The word for “painting” is the same one used to describe the wicked queen Jezebel in 2 Kings 9:30 where we read: “And when Jehu was come to Jereel, Jezebel heard of it; and she PAINTED HER FACE, and tired her head (attired), and looked out at a window.”


Bibles that agree with the King James Bible and have “though thou RENTEST (or RENDEST) thy face with painting” are The Bill Bible 1671- “though thou RETENTEST THY FACE WITH PAINTING”, the Webster Bible 1833,  the Julia Smith Translation 1855, The Jewish Family Bible 1864, The Smith Bible 1876, The Revised English Bible 1877, the Darby Translation 1890, Young’s literal Translation 1898, The Ancient Hebrew Bible 1907, The Word of Yah Bible 1993, the KJV 21st Century Version 1994, The Third Millennium Bibe 1998, The Hebrew Transliteration Scripture 2010 - “though thou rentest thy face with painting”, and The Bond Slave Version 2012.

And this online Hebrew Interlinear translation -

“though thou rentest with painting thy face”


As well as this online Jewish Virtual Library Complete Tanach 1994 - "and though thou RENTEST thy face with painting"

A couple of modern versions are a bit awkward with “and YOU TEAR YOUR FACE WITH PAINT”. These are the Biblos Bible 2013 and The Scripture 4 All Translation 2010.

Some Bible Commentators Interesting Remarks and Contrary Views on Jeremiah 4:20

Matthew Henry - “She rents her face with painting, puts the best colours she can upon her present distresses and does her utmost to palliate and extenuate her losses, sets a good face upon them. But this painting, though it beautifies the face for the present, REALLY RENDS IT;  the frequent use of paint SPOILS THE SKIN, CRACKS IT, AND MAKES IT ROUGH; so the case which by false colours has been made to appear better than really it was, when truth comes to light, will look so much the worse.”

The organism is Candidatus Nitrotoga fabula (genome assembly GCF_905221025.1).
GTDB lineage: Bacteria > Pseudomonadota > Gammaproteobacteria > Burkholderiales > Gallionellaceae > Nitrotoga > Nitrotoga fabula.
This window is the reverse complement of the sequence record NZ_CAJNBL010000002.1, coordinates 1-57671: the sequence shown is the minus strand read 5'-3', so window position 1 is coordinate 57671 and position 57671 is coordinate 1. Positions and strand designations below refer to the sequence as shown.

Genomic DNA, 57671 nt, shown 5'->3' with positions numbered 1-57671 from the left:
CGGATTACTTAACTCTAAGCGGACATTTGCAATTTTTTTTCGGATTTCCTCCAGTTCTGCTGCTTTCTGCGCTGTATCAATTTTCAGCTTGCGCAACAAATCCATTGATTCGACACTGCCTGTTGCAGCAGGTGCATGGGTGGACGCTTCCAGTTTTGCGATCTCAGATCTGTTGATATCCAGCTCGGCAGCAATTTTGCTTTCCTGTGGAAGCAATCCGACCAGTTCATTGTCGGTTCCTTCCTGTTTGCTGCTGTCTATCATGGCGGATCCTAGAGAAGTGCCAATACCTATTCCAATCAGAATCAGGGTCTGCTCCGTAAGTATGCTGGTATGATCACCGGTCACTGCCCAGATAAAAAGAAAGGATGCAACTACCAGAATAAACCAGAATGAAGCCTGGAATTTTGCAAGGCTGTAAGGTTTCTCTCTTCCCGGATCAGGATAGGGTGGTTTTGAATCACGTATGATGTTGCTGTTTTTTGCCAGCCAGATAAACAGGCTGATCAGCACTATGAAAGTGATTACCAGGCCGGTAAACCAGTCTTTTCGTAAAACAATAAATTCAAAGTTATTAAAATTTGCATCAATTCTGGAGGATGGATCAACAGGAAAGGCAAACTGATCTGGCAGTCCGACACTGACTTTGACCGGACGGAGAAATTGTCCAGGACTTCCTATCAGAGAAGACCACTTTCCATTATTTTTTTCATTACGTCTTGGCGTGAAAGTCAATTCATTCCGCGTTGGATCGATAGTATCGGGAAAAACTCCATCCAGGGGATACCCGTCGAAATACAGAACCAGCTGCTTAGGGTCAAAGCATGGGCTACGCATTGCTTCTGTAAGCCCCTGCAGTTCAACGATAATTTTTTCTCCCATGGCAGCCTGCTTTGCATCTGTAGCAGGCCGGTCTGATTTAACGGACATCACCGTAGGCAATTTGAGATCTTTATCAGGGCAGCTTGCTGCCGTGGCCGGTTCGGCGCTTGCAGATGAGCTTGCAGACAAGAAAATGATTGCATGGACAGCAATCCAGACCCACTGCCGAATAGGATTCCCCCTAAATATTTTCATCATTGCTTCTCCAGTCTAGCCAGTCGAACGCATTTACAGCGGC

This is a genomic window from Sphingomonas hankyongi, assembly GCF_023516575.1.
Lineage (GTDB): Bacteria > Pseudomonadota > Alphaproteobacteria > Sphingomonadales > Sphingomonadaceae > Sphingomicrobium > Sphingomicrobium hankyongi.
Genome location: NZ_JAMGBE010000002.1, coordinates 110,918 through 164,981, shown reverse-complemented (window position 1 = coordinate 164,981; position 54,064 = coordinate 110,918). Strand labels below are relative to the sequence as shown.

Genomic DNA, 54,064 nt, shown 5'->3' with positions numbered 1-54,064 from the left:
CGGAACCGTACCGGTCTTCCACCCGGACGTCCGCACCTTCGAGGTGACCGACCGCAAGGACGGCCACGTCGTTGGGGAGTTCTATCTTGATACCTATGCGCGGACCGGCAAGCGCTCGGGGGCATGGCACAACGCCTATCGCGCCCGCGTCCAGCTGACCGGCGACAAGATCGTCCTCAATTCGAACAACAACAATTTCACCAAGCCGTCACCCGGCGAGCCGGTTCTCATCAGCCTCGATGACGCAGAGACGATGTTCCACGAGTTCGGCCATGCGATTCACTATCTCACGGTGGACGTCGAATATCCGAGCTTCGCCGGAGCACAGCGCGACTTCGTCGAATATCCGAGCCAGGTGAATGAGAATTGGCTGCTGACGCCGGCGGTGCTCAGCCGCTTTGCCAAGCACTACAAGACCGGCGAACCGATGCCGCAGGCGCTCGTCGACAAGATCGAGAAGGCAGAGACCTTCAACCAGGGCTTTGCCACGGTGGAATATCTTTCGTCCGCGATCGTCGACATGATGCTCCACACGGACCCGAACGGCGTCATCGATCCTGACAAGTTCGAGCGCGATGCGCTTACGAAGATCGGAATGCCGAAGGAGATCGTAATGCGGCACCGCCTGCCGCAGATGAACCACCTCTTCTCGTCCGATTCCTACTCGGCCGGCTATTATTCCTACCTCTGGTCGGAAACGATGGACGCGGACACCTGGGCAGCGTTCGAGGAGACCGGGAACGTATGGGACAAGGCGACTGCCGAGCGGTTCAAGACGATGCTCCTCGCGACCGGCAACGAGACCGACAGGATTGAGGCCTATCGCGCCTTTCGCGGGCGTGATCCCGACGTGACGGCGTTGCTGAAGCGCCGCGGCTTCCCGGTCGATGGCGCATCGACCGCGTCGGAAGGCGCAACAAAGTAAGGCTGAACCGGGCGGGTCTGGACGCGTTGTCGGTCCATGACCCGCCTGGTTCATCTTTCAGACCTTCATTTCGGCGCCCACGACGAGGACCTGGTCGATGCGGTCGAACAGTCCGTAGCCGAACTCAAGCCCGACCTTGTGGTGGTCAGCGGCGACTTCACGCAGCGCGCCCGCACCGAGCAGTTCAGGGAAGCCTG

Matthew Pool’s English Annotations - “Though thou rentest thy face with painting: it is observed that they that paint much MAKE THEIR SKINS WITHERED"

OR - 

Adam Clarke’s Commentary - “Though thou rentest thy face with painting - This probably refers to the custom of introducing stibium a preparation of antimony, between the eye and the lids, in order to produce a fine lustre, which occasions a distension of the eye-lid in the time of the operation. In order to heighten the effect from this some may have introduced a more than ordinary quantity, so as nearly TO REND the eye-lid itself.”

Ellicott’s Bible Commentary - “The “rending the face” is, literally, enlarging the eyes with kohl, or antimony, still used for this purpose in the east, the black powder being laid on horizontally with a small stylus, or pencil, drawn between the eyelashes.”

Whedon’s Commentary on the Bible - “This pigment was a black powder made of sulphur-antimony, and was applied by drawing a style smeared with it horizontally between the closed eyelids. This Jeremiah calls rending the face (eyes) with paint.”  


All of grace, believing the Book - the King James Bible,


Will Kinney


Return to articles -